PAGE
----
Friday, July 11, 2014

We Imagine We Are Doing Wonders

Commenting on how the man Christ Jesus spent the entire night in prayer before calling his twelve disciples as apostles (Lk. 6:12-13), Calvin upbraids our listlessness and lifelessness in prayer:
He prayed so earnestly. Not as we are accustomed to pray, carelessly and as a mere formality: he spent the whole night in prayer. Notice how this rebukes our own lazy and cold practice of prayer. We imagine that we are doing wonders when we pray morning and night; we feel we are being suitably spiritual despite the many distractions which get in our way. But it is a very different pattern which our Lord sets for us here. He keeps watch until daybreak, concerned and in distress of soul until he finds rest in God, laying before him his many cares for the church. . . .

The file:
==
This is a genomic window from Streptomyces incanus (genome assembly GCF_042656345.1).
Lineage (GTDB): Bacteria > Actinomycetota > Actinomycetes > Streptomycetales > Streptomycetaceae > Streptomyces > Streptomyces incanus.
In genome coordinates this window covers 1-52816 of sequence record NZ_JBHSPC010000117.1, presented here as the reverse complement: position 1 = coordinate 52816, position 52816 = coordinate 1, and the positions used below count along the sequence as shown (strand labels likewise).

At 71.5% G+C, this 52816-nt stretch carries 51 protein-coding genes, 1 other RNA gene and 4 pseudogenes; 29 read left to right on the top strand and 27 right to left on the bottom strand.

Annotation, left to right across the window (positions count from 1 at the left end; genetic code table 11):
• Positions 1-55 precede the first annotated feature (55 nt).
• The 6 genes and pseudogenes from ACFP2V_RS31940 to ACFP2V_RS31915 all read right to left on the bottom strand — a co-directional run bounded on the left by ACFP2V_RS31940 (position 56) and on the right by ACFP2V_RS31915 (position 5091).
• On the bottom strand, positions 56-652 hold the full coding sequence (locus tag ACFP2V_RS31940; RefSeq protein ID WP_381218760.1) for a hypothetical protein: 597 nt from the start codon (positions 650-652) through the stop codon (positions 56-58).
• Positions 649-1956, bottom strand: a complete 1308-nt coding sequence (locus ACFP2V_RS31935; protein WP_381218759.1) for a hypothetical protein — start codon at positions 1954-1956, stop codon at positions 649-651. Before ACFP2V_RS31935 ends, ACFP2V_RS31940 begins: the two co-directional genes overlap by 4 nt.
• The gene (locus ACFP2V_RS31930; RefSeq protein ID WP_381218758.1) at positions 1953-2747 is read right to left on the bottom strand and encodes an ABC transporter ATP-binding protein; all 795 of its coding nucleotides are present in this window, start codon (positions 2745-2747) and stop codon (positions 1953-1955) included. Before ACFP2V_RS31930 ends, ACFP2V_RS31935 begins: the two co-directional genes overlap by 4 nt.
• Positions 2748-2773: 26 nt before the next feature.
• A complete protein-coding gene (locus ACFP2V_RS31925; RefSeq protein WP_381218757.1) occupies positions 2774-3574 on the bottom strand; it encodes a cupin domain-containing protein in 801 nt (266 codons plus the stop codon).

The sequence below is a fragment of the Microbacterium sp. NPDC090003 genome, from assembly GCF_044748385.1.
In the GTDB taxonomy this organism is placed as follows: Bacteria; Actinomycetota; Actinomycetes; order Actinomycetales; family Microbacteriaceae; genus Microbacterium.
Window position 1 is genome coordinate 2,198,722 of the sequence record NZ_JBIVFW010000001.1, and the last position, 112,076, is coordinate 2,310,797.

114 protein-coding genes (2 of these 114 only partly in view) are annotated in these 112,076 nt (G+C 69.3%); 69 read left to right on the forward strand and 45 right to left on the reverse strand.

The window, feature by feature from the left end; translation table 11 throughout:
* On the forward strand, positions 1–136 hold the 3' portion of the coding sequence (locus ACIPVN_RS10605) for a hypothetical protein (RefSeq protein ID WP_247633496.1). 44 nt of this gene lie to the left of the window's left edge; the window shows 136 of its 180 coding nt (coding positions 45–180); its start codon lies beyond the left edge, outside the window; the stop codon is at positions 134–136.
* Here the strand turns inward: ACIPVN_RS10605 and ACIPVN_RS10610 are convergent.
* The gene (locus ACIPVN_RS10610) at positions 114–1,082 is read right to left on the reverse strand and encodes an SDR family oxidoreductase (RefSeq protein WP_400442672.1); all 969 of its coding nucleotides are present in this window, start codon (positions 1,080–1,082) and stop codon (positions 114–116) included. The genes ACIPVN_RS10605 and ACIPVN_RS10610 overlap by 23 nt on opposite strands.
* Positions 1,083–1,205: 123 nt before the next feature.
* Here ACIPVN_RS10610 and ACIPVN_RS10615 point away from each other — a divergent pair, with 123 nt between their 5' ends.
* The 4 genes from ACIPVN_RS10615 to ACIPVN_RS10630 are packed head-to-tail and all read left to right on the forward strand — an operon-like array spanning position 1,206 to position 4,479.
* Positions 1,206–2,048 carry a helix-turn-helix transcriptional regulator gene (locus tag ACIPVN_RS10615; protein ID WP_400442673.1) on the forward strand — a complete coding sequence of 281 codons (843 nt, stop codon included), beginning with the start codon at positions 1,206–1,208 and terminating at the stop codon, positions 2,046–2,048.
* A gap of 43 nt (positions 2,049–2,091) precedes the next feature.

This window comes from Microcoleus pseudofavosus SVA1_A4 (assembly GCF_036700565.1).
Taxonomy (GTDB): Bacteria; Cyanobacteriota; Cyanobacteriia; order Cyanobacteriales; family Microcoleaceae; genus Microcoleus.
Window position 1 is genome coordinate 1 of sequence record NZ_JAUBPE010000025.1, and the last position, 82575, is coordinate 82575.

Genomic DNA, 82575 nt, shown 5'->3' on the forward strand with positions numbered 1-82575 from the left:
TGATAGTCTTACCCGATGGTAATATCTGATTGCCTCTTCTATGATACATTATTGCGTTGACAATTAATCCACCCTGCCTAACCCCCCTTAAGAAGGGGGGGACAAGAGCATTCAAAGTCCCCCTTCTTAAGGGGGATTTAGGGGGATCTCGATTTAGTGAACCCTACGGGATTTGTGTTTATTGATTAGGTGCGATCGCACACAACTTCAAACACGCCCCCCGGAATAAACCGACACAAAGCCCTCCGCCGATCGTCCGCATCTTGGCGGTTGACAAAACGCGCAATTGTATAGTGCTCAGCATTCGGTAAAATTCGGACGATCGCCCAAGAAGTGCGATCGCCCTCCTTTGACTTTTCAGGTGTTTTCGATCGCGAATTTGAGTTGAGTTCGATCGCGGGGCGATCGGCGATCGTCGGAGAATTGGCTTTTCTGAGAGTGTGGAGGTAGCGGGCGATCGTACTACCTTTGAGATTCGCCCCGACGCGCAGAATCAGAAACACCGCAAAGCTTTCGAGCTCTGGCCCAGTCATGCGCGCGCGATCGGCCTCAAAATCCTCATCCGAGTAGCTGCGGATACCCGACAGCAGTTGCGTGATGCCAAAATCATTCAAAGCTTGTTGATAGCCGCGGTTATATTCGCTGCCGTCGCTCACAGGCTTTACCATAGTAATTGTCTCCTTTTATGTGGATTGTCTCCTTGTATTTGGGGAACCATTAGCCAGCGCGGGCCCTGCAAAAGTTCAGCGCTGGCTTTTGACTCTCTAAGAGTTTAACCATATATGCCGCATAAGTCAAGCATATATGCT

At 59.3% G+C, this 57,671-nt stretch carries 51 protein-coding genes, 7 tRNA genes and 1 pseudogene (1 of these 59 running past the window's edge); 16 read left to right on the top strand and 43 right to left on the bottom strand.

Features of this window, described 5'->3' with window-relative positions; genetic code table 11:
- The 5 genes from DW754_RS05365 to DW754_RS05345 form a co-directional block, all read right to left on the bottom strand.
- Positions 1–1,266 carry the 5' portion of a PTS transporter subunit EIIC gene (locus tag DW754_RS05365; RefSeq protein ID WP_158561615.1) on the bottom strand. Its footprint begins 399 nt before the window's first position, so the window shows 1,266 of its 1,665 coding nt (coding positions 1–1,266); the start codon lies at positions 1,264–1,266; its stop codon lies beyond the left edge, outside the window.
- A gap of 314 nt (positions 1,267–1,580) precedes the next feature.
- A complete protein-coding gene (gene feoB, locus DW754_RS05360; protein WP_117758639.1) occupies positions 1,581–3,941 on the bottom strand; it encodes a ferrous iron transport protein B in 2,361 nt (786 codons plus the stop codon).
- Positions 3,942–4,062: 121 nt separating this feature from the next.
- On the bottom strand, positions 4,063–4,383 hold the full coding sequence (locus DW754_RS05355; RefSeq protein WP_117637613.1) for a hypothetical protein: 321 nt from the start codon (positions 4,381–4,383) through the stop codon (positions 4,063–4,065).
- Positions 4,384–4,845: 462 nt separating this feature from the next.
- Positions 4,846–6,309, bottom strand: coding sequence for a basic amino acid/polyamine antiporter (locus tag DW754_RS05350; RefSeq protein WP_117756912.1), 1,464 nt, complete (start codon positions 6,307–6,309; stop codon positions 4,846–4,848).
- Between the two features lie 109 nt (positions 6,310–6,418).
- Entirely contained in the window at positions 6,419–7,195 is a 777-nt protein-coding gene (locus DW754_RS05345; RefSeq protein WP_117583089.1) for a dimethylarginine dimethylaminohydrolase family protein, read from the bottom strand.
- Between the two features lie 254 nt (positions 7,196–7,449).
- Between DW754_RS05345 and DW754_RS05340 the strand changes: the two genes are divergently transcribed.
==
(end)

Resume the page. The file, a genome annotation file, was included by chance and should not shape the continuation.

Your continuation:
Let us therefore learn to discipline ourselves when we feel lethargic and have only half a heart for prayer—or worse, when the will to pray is but one-tenth or one-hundredth of what it should be. Let Christ's example be a spur inciting us to amend our leisurely approach to prayer. At the very least let us groan before God, asking him to forgive our faults; for these might shut the door to him, deny us access, and prevent our prayers being answered.
—John Calvin, Sermons on the Beatitudes, transl. Robert White (Edinburgh: Banner of Truth Trust, 2006), 9.

No comments:

Post a Comment